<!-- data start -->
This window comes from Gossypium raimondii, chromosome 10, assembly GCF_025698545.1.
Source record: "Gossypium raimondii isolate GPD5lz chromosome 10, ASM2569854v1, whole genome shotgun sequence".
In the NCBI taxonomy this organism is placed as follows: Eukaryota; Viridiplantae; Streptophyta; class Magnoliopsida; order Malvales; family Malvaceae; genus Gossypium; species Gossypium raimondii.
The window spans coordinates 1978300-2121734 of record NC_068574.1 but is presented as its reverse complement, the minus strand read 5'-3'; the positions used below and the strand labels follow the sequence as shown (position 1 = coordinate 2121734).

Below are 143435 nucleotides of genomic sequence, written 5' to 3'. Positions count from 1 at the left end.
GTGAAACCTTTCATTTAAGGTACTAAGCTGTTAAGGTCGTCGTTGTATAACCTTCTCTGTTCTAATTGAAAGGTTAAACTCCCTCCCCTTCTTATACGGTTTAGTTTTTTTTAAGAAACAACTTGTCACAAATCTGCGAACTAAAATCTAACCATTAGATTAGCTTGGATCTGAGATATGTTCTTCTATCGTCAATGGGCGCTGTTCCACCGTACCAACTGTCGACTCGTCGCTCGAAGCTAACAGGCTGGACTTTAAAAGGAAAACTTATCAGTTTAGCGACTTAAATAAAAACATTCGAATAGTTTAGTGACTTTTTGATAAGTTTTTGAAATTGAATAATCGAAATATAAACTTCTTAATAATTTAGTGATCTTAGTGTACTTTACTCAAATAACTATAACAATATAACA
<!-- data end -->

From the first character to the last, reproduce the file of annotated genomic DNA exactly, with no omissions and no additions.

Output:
This window comes from Gossypium raimondii, chromosome 10, assembly GCF_025698545.1.
Source record: "Gossypium raimondii isolate GPD5lz chromosome 10, ASM2569854v1, whole genome shotgun sequence".
In the NCBI taxonomy this organism is placed as follows: Eukaryota; Viridiplantae; Streptophyta; class Magnoliopsida; order Malvales; family Malvaceae; genus Gossypium; species Gossypium raimondii.
The window spans coordinates 1978300-2121734 of record NC_068574.1 but is presented as its reverse complement, the minus strand read 5'-3'; the positions used below and the strand labels follow the sequence as shown (position 1 = coordinate 2121734).

Below are 143435 nucleotides of genomic sequence, written 5' to 3'. Positions count from 1 at the left end.
GTGAAACCTTTCATTTAAGGTACTAAGCTGTTAAGGTCGTCGTTGTATAACCTTCTCTGTTCTAATTGAAAGGTTAAACTCCCTCCCCTTCTTATACGGTTTAGTTTTTTTTAAGAAACAACTTGTCACAAATCTGCGAACTAAAATCTAACCATTAGATTAGCTTGGATCTGAGATATGTTCTTCTATCGTCAATGGGCGCTGTTCCACCGTACCAACTGTCGACTCGTCGCTCGAAGCTAACAGGCTGGACTTTAAAAGGAAAACTTATCAGTTTAGCGACTTAAATAAAAACATTCGAATAGTTTAGTGACTTTTTGATAAGTTTTTGAAATTGAATAATCGAAATATAAACTTCTTAATAATTTAGTGATCTTAGTGTACTTTACTCAAATAACTATAACAATATAACA